Longhorns or Long Stereotypes

Longhorns (2011) directed by David Lewis is a film I’ve had on my Netflix queue for ages.


From the cover you can see its laden with all sorts of stereotyping about gay men, their bodies and a fetishisation of the hyper-‘masculine’ cowboy figure. But not only that, its relationship to the über-‘masculine’, Texas-centric UT Austin plays into the wet dreams of many-a-viewer.


What Lewis tried to do is to recall the success of Brokeback Mountain (2005, Ang Lee), but failed in the process. He even tried to put the story in the context of the homophobic 80s to give it that something else, but again, he failed. What he managed to succeed at is falling into the same pitfalls of most other white gay films: using sexuality as a means to blur identity and soft-core porn. While this is not necessarily problematic, it adds nothing new to the genre of LGBTQ films. More importantly, it further entrenches the LGBTQ community into the ceaseless debate surrounding our obsessions with sex and how our meaning revolves around that sex, which ultimately pins our identity as amoral and not worthy of the public’s attention. Of course, I don’t agree with the idea that the LGBTQ community is solely obsessed with sex, no more or less than heterosexuals are (point in argument: the porn industry), but films such as these rely on hot men having sex with other hot men as their main selling point.

I guess my point is really, gay male oriented films are obsessed with sex (at least the contemporary ones). While sex is definitely a huge part of who we are, there are other attributes that gay filmmaking could focus on, but for some reason it is not being done. The major ‘hits’ in the last few years for specifically gay filmmaking promise scenes of graphic sex (see the Eating Out series). I’m just failing to understand how that can be the sole focus of these films when there are real issues to be dealt with amongst the LGBTQ community and the wider public. More importantly, if we want to focus so much on sex, let’s focus on how this obsession is leading to a body image crisis that may even be surpassing female body image issues. Admittedly, this is not an academic piece, but I found a fascinating article that encompasses these exact sentiments I’m expressing. In his article “The Gay Male Gaze”, Mitchell B. Wood highlights current research surrounding gay male dissatisfaction with their body-image, citing that:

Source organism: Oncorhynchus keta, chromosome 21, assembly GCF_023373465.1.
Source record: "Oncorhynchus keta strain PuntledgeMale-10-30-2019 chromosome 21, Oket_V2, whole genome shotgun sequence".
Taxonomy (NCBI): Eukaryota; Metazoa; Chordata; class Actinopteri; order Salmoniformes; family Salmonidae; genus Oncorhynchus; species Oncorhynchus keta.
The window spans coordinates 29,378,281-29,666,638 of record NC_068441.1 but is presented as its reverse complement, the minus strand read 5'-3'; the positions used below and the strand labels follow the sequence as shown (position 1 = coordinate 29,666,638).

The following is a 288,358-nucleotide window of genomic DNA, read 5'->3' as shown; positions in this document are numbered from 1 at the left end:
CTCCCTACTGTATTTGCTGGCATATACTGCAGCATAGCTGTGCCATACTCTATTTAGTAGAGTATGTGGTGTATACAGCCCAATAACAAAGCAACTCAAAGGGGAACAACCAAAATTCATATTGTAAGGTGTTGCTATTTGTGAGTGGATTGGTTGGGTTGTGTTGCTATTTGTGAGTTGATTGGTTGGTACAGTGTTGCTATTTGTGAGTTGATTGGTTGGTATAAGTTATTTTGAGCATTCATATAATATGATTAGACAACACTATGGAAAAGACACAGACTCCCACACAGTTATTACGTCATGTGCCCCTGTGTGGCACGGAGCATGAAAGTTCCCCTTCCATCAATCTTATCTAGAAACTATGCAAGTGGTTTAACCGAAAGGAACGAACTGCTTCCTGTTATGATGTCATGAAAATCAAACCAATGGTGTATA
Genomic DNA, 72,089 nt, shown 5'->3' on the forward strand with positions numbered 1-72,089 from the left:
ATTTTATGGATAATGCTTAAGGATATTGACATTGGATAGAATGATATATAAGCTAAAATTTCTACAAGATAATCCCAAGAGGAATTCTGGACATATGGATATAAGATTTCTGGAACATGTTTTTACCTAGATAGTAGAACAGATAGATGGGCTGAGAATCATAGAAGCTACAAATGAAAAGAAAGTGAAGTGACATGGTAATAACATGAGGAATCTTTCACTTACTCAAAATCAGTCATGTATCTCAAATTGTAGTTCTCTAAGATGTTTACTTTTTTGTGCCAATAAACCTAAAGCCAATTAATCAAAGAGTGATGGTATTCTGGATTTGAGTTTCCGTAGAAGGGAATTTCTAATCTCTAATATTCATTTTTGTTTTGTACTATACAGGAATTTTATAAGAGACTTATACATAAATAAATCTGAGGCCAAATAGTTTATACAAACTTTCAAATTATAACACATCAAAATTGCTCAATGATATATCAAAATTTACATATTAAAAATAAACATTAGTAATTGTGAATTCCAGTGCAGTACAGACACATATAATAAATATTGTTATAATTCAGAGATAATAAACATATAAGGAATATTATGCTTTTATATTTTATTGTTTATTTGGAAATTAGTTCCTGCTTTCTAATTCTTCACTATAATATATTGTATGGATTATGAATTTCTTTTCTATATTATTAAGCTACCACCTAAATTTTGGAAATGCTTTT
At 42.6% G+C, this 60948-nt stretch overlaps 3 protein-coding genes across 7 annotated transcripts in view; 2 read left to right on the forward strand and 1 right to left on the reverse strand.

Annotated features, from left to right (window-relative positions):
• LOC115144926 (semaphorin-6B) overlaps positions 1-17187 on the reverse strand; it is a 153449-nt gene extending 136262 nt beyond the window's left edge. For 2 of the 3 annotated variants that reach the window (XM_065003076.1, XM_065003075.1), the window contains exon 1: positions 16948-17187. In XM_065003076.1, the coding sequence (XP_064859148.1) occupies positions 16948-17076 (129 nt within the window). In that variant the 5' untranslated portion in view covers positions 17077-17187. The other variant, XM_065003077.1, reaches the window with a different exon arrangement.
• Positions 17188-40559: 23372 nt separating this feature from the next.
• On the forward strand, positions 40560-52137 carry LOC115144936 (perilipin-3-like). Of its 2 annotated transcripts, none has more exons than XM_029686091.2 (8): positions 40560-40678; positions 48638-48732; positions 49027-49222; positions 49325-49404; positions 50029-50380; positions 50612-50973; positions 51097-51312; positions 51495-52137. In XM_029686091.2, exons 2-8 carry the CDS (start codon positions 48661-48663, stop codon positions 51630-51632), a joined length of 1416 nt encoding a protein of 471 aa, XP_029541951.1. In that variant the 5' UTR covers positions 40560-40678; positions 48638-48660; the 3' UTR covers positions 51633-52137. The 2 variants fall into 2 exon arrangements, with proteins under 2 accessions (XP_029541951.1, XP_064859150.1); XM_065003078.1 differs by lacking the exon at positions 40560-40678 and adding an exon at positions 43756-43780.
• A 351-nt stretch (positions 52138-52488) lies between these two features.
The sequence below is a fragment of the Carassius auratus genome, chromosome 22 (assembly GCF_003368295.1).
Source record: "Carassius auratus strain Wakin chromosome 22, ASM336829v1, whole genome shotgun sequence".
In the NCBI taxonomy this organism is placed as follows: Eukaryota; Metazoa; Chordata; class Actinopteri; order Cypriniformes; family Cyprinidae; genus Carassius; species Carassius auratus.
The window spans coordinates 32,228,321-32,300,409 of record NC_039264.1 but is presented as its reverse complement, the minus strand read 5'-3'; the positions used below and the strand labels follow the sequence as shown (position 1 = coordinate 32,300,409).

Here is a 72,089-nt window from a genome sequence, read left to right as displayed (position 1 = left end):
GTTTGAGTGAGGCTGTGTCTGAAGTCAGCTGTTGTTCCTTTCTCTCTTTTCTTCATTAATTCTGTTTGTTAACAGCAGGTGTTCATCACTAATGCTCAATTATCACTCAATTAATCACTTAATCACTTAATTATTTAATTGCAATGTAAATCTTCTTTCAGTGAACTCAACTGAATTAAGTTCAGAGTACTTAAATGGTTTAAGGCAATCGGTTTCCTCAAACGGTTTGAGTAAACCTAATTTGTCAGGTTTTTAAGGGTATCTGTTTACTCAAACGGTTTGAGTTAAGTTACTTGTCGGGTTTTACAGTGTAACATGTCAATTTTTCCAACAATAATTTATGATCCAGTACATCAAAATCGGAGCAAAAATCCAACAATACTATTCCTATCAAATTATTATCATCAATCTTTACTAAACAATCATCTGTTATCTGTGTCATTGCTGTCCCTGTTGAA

Several studies over the last decade have examined body dissatisfaction among gay males, lesbians, straight males, and straight females. Of all four groups, gay men report the highest levels of body dissatisfaction (Strong, Singh, & Randall, 2000) or show levels of dissatisfaction comparable to straight women and lesbians (Beren, Hayden, Wilfley, & Grilo, 1996). (45)

If these issues persist amongst gay men, then why do gay men go out and create these semi-pornographic films that only perpetuate negative notions of healthy and attractive body image? It’s as if hardcore gay pornography were not enough. Perhaps it works as a compensation for the lack of innovative story lines in gay porn, or maybe we really are that sex obsessed as Michael (Queer As Folk [2000-2005]) claims:

The thing you need to know is, it’s all about sex. It’s true. In fact, they say men think about sex every 28 seconds. Of course, that’s straight men. Gay men it’s every nine. You could be at the supermarket, or the laundromat or buying a fabulous shirt when suddenly you find yourself checking out some hot guy. Hotter than the one you saw last weekend or went home with the night before, which explains why we’re all at Babylon at one in the morning instead of at home, in bed. But who wants to be at home, in bed? Especially alone, when you can be here, knowing that at any moment, you might see him. The most beautiful man who ever lived. That is, until tomorrow night. (http://queer-as-folk.hypnoweb.net/episodes-/saison-1/episode-101/script-vo.60.353/)

Michael’s claims are LOADED with stereotypes and LGBTQ commonalities, but there is a reason this show was watched and obsessed over by the LGBT community. These other films have worse distribution and a more restrictive audience, I agree, but there is something eloquent about bouncing quality acting, hard-hitting issues and sex and sexualisation within a television show. These films lack, and it’s a damn shame. They could be so much more than they are.


If you want to read “The Gay Male Gaze” here is the citation:

Wood, Mitchell J. “The Gay Male Gaze.” Journal of Gay & Lesbian Social Services 17:2 (2004): 43-62.

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